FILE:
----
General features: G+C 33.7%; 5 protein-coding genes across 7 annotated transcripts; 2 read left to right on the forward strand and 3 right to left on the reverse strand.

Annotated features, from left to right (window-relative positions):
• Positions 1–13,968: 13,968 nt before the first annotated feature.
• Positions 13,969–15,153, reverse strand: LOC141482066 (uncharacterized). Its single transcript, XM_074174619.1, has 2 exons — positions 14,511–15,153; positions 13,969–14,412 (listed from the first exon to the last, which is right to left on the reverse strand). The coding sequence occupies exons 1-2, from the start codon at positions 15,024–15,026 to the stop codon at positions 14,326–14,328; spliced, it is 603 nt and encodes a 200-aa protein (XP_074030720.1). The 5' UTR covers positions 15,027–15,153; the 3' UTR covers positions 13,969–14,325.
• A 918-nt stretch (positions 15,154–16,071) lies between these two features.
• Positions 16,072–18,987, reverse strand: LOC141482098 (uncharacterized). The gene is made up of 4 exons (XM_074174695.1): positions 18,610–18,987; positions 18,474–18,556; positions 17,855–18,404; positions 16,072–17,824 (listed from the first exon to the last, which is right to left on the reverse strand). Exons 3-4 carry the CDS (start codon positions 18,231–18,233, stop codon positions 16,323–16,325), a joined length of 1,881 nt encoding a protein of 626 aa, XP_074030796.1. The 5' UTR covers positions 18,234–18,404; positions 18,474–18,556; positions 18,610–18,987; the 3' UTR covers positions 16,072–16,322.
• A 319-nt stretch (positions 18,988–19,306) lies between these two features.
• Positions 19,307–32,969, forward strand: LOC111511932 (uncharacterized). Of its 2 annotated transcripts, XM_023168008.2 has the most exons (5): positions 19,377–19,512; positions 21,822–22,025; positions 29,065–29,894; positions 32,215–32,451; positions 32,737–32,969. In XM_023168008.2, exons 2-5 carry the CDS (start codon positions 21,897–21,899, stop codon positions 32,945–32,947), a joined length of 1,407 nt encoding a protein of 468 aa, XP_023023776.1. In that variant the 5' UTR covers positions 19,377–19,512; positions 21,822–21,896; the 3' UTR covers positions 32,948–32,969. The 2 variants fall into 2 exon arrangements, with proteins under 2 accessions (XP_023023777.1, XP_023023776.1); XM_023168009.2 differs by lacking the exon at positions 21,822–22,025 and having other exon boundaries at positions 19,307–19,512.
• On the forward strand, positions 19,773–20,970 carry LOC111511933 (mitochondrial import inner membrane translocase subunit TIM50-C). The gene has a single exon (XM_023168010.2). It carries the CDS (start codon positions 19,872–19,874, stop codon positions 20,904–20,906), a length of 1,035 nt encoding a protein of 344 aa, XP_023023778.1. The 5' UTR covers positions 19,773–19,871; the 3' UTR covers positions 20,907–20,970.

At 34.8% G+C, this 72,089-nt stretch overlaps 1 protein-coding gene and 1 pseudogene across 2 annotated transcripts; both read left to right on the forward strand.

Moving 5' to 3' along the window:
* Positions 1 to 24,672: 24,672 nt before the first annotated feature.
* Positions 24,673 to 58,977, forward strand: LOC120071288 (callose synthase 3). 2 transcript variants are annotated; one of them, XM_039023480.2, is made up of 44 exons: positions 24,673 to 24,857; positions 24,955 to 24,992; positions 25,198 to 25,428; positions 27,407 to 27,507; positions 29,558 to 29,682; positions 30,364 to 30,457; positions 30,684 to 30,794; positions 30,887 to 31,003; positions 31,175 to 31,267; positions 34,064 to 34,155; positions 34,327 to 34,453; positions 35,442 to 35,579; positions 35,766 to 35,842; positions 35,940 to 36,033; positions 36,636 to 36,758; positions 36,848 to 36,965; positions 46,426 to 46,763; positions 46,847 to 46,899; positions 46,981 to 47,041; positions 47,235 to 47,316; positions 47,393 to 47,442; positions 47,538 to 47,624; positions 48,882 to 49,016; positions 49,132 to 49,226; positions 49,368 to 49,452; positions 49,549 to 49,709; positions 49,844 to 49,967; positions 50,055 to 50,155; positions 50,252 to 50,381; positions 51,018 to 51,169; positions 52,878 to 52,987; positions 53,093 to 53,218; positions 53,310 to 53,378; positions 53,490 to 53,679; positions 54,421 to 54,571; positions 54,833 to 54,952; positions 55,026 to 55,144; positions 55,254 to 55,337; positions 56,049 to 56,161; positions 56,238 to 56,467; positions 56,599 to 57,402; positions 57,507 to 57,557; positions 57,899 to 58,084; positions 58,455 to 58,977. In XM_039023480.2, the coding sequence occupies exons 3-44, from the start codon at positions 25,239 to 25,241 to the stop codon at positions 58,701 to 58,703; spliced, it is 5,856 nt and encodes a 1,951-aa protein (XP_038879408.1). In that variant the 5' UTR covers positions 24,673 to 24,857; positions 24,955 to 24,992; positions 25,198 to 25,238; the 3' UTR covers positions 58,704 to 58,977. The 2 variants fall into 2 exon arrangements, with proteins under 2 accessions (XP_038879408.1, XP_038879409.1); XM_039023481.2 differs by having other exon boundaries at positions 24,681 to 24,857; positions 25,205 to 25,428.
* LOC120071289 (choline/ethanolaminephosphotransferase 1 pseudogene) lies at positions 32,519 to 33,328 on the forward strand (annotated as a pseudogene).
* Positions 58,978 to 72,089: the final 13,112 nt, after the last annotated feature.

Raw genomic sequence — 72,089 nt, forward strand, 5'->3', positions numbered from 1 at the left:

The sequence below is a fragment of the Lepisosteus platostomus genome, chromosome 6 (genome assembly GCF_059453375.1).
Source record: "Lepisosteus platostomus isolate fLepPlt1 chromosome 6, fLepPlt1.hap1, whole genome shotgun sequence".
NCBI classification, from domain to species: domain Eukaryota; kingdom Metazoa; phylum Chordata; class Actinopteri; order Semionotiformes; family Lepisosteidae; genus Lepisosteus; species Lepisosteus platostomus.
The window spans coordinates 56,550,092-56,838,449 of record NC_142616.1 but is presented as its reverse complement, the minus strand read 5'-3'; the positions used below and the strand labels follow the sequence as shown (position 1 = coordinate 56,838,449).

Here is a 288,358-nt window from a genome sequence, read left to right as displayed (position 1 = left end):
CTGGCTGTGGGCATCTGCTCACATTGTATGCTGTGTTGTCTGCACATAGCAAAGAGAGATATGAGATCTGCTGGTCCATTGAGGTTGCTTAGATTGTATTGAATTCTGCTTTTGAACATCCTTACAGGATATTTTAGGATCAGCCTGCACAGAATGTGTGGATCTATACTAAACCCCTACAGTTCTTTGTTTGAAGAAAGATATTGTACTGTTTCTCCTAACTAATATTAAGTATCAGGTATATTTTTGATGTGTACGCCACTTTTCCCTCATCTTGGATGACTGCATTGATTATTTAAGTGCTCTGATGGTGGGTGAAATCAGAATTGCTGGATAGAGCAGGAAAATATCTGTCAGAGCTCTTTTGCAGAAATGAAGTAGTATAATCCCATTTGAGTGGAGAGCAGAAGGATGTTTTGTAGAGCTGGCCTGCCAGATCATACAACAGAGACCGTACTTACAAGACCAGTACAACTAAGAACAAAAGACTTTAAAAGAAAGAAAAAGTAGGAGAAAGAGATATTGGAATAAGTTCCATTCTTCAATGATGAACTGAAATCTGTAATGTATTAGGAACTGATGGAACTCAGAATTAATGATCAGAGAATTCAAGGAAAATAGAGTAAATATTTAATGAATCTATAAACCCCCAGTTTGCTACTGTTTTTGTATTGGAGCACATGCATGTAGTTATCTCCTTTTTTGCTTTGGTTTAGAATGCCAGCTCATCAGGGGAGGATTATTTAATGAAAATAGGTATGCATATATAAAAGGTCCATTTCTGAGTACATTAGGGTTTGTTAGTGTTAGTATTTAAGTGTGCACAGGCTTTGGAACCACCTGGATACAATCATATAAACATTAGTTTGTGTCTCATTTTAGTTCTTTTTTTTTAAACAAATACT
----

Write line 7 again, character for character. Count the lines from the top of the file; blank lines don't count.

• A 319-nt stretch (positions 18,988–19,306) lies between these two features.